The strongest businesses often have written plans for how to address unexpected events and mitigate risk, known as business continuity instructions. Their owners ask questions like, “What happens if a co-owner or I die?”, “How do we protect key employees from competitors?”, and “How do we address interruptions in our supply chain?” Here are three major items to consider as you create your own written business continuity instructions.
Focus on Yourself First
Much like an emergency on an airplane, you need to focus on protecting yourself before you can begin protecting others. One of the most important questions to ask at the outset of your planning is, “Can this business survive without me?”
If the answer is “No,” business continuity instructions can help you begin the process of figuring out how to make yourself dispensable to the business.
If the answer is “Yes,” business continuity instructions can answer the question, “How?”
This is because business continuity instructions ask and answer important questions about your business’ strengths and weaknesses with and without you, in writing. For instance, if you tend to use personal guarantees when taking on company debt, what would happen if you were gone and your company’s creditors came calling with claims against your personal estate? What would happen to your business if you no longer provide those personal guarantees?
Additionally, business continuity instructions can provide guidance to your co-owners, employees, and family if you were to die or become incapacitated unexpectedly. For many businesses, final decisions run through the owner. Business continuity instructions can help answer, “What do we do without you?”, and “Who will make this decision?”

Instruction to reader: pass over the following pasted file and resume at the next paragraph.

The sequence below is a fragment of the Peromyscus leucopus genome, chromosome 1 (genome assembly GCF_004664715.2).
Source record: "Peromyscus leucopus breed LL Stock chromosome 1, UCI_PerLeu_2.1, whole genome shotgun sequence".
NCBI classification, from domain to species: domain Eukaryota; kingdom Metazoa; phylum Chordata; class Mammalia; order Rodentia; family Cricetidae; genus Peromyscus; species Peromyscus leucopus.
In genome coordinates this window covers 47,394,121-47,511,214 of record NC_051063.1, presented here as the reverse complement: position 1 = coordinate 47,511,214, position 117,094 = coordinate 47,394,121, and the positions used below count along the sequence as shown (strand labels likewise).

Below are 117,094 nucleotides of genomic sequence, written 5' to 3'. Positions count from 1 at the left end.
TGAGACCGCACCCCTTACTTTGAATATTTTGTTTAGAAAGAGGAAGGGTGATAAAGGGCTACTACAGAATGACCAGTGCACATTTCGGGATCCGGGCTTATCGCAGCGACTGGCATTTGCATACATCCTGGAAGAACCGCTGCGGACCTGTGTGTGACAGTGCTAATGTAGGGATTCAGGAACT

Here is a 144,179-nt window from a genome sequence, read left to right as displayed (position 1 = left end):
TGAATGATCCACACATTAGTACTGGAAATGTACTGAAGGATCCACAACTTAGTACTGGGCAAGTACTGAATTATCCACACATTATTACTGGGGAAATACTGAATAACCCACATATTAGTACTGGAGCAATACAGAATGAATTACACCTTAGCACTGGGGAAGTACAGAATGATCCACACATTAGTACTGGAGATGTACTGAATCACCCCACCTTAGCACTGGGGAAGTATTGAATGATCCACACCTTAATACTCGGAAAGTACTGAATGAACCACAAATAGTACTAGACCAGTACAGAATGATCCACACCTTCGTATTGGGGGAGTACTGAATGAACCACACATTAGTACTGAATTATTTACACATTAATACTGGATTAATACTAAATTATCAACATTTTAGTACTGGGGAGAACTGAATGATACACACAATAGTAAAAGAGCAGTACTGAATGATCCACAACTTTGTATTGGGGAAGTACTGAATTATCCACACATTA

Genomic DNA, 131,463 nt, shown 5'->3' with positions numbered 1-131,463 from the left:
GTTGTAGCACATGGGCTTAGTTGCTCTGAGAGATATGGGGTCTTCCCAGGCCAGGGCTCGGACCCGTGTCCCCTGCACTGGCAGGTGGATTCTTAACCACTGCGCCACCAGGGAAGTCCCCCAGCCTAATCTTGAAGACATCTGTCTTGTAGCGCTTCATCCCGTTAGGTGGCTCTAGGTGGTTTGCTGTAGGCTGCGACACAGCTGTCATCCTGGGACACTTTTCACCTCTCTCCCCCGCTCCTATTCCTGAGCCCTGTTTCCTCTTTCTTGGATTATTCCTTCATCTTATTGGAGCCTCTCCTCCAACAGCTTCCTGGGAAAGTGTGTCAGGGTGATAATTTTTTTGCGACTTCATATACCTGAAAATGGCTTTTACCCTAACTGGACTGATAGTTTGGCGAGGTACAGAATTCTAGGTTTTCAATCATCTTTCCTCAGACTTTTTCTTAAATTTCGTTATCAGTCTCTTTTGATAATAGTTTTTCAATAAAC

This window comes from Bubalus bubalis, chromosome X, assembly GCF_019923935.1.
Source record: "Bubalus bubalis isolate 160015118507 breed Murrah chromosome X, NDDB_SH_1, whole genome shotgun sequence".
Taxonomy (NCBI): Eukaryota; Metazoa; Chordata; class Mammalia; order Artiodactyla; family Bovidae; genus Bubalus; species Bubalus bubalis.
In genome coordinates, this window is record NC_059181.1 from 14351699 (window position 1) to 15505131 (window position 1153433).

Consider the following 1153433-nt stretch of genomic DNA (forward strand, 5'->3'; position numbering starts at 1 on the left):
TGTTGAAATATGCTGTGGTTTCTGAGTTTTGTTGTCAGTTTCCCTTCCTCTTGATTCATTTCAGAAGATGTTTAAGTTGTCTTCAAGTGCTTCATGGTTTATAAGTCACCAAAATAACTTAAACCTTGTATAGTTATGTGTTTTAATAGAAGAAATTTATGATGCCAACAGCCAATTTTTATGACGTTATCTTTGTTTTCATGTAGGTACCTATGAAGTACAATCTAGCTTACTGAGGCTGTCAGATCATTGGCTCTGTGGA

Next, Protect What Matters Most
While many owners use business continuity instructions to plan for their unexpected absence, they’re also designed to mitigate other kinds of risks and take care of other priorities.
For example, business continuity instructions can be a starting point for how to address the loss of a key employee. Recall that a key employee is someone who has a difficult-to-replace skill and whose absence would harm the company. If such an employee were to leave for a competitor, it could be a double whammy for your company.
In the process of planning for this worst-case scenario, you’ll likely work with your advisor team to entice such employees to forgo other offers (e.g., non-compete agreements, lucrative incentive plans).
Similarly, business continuity instructions can help you minimize risks for your family if something were to go wrong. Without written instructions, your family may find themselves adrift without a compass. By providing written instructions, you can help them sail through stormy seas more smoothly. They need not wonder how you’d handle certain situations if you’ve given the answers in your continuity instructions.
Plan to Control the Uncontrollable
Finally, business continuity instructions can help you better control the uncontrollable. For example, they can provide alternative paths for success if a key customer were to go bankrupt. Additionally, they may be able to help you minimize the effects of macroeconomic issues, like supply chain interruptions or labor shortages. As part of the process of creating your instructions, you’ll think through the events that might adversely impact your business and how you’d handle them.
Your business likely relies on many outside moving pieces (vendors, suppliers, etc.). While it’s impossible for you to control what happens to them, with proper planning, you can reduce the likelihood of an outside failure causing your business’ failure.
Your business is too complex and important to leave risk mitigation to chance. One unexpected problem shouldn’t have the power to topple all of your hard work. Written and disciplined business continuity instructions, updated regularly, can help you continue building your business on solid stone instead of sand.
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Any examples provided are hypothetical and for illustrative purposes only. Examples include fictitious names and do not represent any particular person or entity.